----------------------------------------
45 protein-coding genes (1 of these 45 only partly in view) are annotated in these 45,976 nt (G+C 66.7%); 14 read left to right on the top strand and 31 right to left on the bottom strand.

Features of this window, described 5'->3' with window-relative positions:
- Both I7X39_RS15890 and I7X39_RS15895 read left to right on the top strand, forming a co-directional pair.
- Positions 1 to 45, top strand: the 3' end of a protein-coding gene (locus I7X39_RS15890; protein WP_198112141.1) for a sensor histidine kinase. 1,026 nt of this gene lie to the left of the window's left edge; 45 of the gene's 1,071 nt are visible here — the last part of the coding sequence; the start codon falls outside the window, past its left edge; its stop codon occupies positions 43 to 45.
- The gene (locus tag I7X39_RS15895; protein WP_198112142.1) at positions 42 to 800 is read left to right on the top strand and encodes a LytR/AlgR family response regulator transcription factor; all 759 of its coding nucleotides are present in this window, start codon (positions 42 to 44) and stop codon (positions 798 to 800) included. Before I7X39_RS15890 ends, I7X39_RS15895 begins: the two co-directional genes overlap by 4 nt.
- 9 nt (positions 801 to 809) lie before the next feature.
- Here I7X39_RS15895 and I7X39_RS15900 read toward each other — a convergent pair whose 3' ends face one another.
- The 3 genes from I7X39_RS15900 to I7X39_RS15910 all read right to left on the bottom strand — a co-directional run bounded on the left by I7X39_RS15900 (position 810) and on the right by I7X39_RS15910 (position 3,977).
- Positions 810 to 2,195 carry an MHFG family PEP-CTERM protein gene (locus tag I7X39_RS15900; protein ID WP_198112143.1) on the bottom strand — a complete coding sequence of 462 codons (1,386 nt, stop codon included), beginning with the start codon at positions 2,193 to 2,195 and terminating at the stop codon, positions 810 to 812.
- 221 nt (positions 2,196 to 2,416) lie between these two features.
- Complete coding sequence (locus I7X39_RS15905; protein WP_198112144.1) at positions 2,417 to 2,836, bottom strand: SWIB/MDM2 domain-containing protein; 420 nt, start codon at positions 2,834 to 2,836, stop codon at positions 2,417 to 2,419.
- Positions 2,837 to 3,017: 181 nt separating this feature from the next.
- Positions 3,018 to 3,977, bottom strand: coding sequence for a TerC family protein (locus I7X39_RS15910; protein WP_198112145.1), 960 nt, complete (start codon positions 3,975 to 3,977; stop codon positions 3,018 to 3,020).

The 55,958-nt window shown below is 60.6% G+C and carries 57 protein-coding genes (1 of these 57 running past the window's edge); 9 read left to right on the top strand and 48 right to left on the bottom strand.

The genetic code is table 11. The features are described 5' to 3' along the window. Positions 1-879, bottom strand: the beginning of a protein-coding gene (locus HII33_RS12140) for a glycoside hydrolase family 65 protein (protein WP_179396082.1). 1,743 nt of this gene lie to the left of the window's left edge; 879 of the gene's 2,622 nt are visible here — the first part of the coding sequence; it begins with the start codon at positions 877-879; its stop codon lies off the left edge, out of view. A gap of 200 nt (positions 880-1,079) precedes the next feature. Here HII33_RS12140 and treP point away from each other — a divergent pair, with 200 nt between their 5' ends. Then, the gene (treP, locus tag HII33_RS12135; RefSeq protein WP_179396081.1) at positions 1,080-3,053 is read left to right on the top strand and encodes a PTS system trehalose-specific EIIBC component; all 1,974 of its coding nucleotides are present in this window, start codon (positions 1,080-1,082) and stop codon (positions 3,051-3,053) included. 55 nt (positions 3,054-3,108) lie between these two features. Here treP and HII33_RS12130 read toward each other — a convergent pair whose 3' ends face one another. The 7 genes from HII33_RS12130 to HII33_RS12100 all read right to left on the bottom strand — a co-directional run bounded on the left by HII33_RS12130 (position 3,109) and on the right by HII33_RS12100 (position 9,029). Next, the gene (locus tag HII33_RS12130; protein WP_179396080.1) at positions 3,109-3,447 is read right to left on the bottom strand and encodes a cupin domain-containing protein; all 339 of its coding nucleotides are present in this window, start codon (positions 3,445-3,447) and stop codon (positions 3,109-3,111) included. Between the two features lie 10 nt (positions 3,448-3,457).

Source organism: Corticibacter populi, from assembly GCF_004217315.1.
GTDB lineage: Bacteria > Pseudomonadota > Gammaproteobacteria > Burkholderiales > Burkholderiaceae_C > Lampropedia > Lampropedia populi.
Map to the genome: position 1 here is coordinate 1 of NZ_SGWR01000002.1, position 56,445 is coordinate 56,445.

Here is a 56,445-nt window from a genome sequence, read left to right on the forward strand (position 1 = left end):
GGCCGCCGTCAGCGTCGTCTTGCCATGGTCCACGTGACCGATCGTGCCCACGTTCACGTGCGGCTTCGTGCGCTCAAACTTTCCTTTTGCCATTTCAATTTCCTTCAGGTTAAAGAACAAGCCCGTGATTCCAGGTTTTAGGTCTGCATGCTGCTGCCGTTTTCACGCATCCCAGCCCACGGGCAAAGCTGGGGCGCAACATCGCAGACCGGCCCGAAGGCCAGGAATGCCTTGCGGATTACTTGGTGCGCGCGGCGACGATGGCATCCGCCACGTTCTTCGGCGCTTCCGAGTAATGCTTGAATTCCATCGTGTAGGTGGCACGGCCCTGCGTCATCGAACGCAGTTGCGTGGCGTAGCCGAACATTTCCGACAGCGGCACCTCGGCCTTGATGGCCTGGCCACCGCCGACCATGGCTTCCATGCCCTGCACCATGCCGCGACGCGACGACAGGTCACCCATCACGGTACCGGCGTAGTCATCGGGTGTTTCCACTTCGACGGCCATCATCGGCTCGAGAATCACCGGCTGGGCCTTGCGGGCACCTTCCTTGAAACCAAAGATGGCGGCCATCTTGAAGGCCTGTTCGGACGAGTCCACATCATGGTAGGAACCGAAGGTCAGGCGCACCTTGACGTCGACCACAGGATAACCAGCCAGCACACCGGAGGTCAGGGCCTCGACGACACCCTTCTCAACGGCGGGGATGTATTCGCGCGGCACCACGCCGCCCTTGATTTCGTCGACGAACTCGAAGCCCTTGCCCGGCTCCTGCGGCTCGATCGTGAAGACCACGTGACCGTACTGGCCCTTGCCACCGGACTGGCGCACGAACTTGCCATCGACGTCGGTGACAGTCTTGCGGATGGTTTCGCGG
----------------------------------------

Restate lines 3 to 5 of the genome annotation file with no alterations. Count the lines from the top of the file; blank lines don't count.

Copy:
- Both I7X39_RS15890 and I7X39_RS15895 read left to right on the top strand, forming a co-directional pair.
- Positions 1 to 45, top strand: the 3' end of a protein-coding gene (locus I7X39_RS15890; protein WP_198112141.1) for a sensor histidine kinase. 1,026 nt of this gene lie to the left of the window's left edge; 45 of the gene's 1,071 nt are visible here — the last part of the coding sequence; the start codon falls outside the window, past its left edge; its stop codon occupies positions 43 to 45.
- The gene (locus tag I7X39_RS15895; protein WP_198112142.1) at positions 42 to 800 is read left to right on the top strand and encodes a LytR/AlgR family response regulator transcription factor; all 759 of its coding nucleotides are present in this window, start codon (positions 42 to 44) and stop codon (positions 798 to 800) included. Before I7X39_RS15890 ends, I7X39_RS15895 begins: the two co-directional genes overlap by 4 nt.